Center for Health Outcomes Research and Education Partners with MPA on CDC Grant

Published on 14 June 2021

In recent years, the Missouri Pharmacy Association (MPA) has received a number of grants from the Centers for Disease Control and Prevention (CDC), including a grant to investigate the impacts community health workers (CHW) can have on patient outcomes when they are made part of the pharmacy workflow.

Annie Eisenbeis, Pharm.D. '14, MBA, director of practice development for MPA, has led several of the CDC grant-funded projects, all highlighting the different ways pharmacists add value to the health care team.

When Eisenbeis received funding to collect data on the effectiveness of community health workers in pharmacy settings, she contacted the research team at the Center for Health Outcomes Research and Education at University of Health Sciences and Pharmacy in St. Louis. Eisenbeis and center researchers are collaborating on data collection and analysis from three different pharmacies chosen as pilot sites.

The project focuses on how pharmacy technicians, also trained as community health workers, positively impact social determinants of health. Community health workers (CHW) play a dynamic role in their communities and organizations as an accessible resource when it comes to connecting people to the health care and community resources they need. All CHWs are required to take a course that includes didactic learning as well as opportunities to job shadow a current CHW. The course is designed to grow their knowledge of community resources that they can share with patients in need of extra support.

"A patient may come to the pharmacy and not be able to pay for their medication," Eisenbeis said. "If you don't dig into the reason of why they are unable to afford it, then you’re not helping them in their medication adherence. A CHW is trained to dig in and connect patients to the resources and support they need."

Joining Eisenbeis as a principal investigator (PI) on this project is Harrison Yoon, Pharm.D. '20, the outcomes research fellow for the center.

"Collaborating with Harrison and the other researchers at the center has been essential to the success of our data collection so far," Eisenbeis shared. "I am not a data analyst, and my simple surveys were not going to be enough for the scope of this project. To be able to connect regularly with Harrison and think strategically about data analysis and how that influences what data needs to be collected at each pilot site has been a great asset to MPA."

Yoon worked with the Center for Health Outcomes Research and Education for years as a student researcher before he was granted fellowship, but this is the first research project where he is serving as a principal investigator.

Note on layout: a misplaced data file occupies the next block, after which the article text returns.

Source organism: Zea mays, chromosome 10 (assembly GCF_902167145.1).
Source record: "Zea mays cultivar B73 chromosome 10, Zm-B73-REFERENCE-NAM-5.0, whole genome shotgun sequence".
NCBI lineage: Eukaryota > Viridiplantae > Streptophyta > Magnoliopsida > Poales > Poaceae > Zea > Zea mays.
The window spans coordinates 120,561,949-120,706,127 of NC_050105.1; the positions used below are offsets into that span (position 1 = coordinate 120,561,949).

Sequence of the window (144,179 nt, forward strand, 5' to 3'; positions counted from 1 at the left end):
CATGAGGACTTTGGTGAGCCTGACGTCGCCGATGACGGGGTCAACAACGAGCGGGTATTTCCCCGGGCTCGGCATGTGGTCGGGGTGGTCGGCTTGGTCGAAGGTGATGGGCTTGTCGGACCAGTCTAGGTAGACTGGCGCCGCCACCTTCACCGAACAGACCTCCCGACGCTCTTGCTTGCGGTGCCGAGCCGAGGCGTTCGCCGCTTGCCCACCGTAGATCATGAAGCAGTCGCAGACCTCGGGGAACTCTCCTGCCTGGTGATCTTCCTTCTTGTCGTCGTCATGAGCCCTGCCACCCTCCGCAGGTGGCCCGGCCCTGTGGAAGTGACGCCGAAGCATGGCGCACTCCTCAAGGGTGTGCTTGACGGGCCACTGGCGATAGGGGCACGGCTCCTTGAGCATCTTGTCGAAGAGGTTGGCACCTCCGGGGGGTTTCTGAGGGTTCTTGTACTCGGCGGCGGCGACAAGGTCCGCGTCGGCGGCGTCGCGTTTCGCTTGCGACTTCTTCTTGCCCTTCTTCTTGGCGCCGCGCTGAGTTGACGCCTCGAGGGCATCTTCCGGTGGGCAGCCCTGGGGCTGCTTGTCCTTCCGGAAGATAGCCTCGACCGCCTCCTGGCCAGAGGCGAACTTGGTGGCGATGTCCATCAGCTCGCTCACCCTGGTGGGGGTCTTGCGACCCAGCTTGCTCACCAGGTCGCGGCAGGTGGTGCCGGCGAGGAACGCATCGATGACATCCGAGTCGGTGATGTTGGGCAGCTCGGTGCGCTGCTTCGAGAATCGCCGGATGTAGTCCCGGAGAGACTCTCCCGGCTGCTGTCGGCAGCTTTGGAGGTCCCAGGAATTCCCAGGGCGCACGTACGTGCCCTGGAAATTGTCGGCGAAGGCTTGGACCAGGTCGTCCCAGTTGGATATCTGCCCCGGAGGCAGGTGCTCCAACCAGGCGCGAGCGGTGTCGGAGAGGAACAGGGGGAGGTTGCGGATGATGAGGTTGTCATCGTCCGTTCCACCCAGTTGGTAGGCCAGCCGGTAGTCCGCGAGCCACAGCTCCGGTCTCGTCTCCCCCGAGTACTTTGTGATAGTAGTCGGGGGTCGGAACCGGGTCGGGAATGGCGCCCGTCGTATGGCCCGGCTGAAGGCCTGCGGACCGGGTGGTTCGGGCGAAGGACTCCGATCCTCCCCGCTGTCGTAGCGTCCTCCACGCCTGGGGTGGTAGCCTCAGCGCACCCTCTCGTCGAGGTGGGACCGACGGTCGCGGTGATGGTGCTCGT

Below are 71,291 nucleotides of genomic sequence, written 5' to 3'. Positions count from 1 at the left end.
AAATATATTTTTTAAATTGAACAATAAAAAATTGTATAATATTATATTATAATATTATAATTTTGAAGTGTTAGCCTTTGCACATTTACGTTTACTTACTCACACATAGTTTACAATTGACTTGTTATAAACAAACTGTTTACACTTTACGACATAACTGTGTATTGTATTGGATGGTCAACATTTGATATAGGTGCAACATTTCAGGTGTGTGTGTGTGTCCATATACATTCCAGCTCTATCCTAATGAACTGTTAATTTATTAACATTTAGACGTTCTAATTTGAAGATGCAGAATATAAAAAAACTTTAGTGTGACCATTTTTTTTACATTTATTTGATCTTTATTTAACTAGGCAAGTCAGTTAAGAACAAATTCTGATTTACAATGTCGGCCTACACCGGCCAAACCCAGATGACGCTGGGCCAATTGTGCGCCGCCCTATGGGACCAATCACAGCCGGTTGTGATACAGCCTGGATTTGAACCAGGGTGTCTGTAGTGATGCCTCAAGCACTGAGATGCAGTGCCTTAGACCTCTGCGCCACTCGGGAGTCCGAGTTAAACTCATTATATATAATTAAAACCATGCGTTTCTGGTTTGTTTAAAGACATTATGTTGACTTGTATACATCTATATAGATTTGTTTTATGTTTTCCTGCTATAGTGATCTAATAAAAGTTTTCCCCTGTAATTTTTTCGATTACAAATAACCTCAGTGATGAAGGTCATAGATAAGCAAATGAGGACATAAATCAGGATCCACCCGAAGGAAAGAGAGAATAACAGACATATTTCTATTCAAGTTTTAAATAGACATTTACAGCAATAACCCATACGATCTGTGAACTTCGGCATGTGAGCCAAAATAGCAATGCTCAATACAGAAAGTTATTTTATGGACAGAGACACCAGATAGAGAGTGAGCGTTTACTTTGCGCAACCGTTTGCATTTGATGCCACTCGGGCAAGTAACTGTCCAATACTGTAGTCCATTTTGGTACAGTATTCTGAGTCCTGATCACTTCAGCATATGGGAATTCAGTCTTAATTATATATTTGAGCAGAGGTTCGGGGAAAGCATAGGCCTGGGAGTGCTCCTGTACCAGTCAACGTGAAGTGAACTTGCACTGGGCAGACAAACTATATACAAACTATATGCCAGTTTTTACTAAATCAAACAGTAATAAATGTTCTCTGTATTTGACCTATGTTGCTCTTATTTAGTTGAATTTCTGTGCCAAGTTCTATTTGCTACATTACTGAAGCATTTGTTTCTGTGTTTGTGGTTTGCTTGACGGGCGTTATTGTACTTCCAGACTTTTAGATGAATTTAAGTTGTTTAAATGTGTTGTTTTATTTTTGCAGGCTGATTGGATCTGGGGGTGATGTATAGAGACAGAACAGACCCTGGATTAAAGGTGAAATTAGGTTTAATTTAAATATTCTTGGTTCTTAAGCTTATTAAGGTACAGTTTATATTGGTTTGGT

"When I began my fellowship with the center, I immediately began collaborating with Annie to collect data from the three pilot sites," Yoon said. "To be the PI of a research project has been challenging, but also it's been a great learning experience. Being able to identify focal points of research to showcase the positive impacts CHWs have when integrated into the pharmacy workflow, while also taking into consideration that the people working in these pilot sites are working full time in a busy setting, especially during COVID-19, gave me the confidence as a researcher to lead data collection and effectively communicate with the other researchers."

As the PI for the project, Yoon works with Scott Micek, Pharm.D., FCCP, BCPS, professor of pharmacy practice and director of the center, Scott Griggs, Pharm.D., Ph.D., associate professor of pharmacy administration and assistant director of the center, and Besu Teshome, Pharm.D., M.Sc., BCPS, assistant professor of pharmacy practice, utilizing their diverse backgrounds in pharmacy.

"My background is in ICU pharmacy, while Besu's background is hospital pharmacy, and Scott Griggs is in community pharmacy," Micek said. "It's been nice to collaborate and support Harrison as he leads this project, and from a mentor's standpoint, this opportunity really speaks to how a training program can utilize expertise from different backgrounds to strengthen the training and knowledge fellows have gained from their coursework and previous research experiences."

Teshome works with Yoon on another grant-funded project, also in partnership with MPA, focused on blood pressure monitoring.

"Collaborating with Harrison, I've tried to draw on my experience of working with patients in both community and hospital settings," Teshome said. "With Harrison's background in research and long-term care pharmacy, we are able to form the right questions that will allow us to capture good information."

As a student, Yoon worked with Griggs on several research projects and even completed his advanced pharmacy practice experience rotation with him.

"I think one of the foundational steps of having a fellow is developing relationships," Griggs said. "So much of research and health care is about working as a team. It's about building those networks to make the connections like we are seeing with this partnership with MPA. It's been great to see Harrison's growth and development and watch as he asks the questions that create opportunity for exploration in his new role as a PI."

University of Health Sciences and Pharmacy offers numerous opportunities for students at every level and degree path to engage in meaningful research alongside expert faculty and clinicians. Learn more about the Center for Health Outcomes Research and Education.

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